Backflow Prevention Support - Helpful Tools and Resources
- What is backsiphonage?
- What factors can cause backsiphonage?
- What is pressure backflow?
- What factors can cause a backpressure backflow condition?
- What is a cross-connection?
- What is the most common form of a cross-connection?
- What is an atmospheric vacuum breaker?
- Will an anti-siphon vacuum breaker protect against a backpressure backflow condition?
- What is continuous pressure?
- Can an atmospheric vacuum breaker be used under continuous pressure?
- Where is an atmospheric vacuum breaker used?
- Where is a hose bibb vacuum breaker used?
- Where is a pressure vacuum breaker used?
backsiphonage is the reversal of normal flow in a system caused by a negative pressure (vacuum or partial vacuum) in the supply piping.
backsiphonage can be created when there is a stoppage of the water supply due to nearby fire-fighting, repairs or breaks in city main, etc. The effect is similar to the sipping of an ice cream soda by inhaling through a straw, which induces a flow in the opposite direction.
Backpressure backflow is the reversal of normal flow in a system due to an increase in the downstream pressure above that of the supply pressure.
Backpressure backflow is created whenever the downstream pressure exceeds the supply pressure which is possible in installations such as heating systems, elevated tanks, and pressure producing systems. An example would be a hot water space-heating boiler operating under 15-20 lbs. pressure coincidental with a reduction of the city water supply below such pressure (or higher in most commercial boilers). As water tends to flow in the direction of least resistance, a backpressure backflow condition would be created and the contaminated boiler water would flow into the potable water supply.
A cross-connection is a direct arrangement of a piping line which allows the potable water supply to be connected to a line which contains a contaminant. An example is the common garden hose attached to a sill cock with the end of the hose lying in a cesspool. Other examples are a garden hose attached to a service sink with the end of the hose submerged in a tub full of detergent, supply lines connected to bottom-fed tanks, and supply lines to boilers.
Ironically, the ordinary garden hose is the most common offender as it can be easily connected to the potable water supply and used for a variety of potentially dangerous applications.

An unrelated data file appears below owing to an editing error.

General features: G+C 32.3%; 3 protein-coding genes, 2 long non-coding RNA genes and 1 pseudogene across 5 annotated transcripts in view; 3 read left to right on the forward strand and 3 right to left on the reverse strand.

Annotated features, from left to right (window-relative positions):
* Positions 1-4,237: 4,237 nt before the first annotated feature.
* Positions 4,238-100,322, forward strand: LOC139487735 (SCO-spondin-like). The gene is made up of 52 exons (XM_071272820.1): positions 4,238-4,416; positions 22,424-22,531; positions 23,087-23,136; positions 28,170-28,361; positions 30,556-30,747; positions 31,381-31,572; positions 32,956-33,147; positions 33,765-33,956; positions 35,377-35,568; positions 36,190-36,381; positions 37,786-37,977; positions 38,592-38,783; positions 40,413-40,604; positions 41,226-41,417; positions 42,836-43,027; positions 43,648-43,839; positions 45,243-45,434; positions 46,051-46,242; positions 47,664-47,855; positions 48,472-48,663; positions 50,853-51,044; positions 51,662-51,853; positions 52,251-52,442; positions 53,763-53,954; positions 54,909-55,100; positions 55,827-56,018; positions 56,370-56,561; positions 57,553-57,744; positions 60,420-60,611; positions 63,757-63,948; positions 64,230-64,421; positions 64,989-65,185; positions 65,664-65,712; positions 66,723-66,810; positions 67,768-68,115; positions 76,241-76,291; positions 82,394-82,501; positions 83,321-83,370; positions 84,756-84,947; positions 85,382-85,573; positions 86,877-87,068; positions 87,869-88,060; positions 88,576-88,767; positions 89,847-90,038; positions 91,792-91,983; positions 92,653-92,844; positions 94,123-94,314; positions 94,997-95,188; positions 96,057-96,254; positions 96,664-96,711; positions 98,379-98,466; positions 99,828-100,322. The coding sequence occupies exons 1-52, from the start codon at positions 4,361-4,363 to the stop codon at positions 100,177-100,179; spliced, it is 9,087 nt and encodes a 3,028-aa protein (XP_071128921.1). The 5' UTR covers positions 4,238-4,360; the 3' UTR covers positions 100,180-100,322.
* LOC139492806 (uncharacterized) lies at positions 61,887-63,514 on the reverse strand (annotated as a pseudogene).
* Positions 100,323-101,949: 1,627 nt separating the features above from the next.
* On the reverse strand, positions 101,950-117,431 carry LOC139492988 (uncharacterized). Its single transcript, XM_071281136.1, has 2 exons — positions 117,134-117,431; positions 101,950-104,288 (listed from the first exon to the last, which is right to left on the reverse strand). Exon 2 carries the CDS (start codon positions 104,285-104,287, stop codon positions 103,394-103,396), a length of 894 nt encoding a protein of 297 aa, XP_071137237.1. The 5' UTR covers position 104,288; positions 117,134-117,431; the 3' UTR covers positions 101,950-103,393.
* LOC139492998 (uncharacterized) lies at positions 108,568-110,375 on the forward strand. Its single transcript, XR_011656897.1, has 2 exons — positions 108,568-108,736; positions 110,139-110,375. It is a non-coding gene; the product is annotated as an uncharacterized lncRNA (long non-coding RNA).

The most commonly used atmospheric anti-siphon vacuum breakers incorporate an atmospheric vent in combination with a check valve. Its operation depends on a supply of potable water to seal off the atmospheric vent, admitting the water to downstream equipment. If a negative pressure develops in the supply line, the loss of pressure permits the check valve to drop sealing the orifice while at the same time the vent opens admitting air to the system to break the vacuum.
Absolutely not! If there is an increase in the downstream pressure over that of the supply pressure, the check valve would tend to "modulate" thus permitting the backflow of contaminated water to pass through the orifice into the potable water supply line.
This term is applied to an installation in which the pressure is being supplied continuously to a backflow preventer for periods of over 12 hours at a time. Laboratory faucet equipment, for example, is entirely suitable for a non-pressure, atmospheric anti-siphon vacuum breaker because the supply is periodically being turned on and shut off. A vacuum breaker should never be subjected to continuous pressure unless it is of the continuous pressure type and clearly identified for this service.
No! Codes do not permit this as the device could become "frozen", and not function under an emergency condition.
Atmospheric vacuum breakers may be used only on connections to a non-potable system where the vacuum breaker is never subjected to backpressure and is installed on the discharge side of the last control valve. It must be installed above the usage point. It cannot be used under continuous pressure. (Also see #7)
Hose bibb vacuum breakers are small inexpensive devices with hose connections which are simply attached to sill cocks and threaded faucets or wherever there is a possibility of a hose being attached which could be introduced to a contaminant. However, like the atmospheric vacuum breaker they should not be used under continuous pressure.
Pressure vacuum breakers may be used as protection for connections to all types of non-potable systems where the vacuum breakers are not subject to backpressure. these units may be used under continuous supply pressure. They must be installed above the usage point. (Spill resistant models for indoor use are also available.)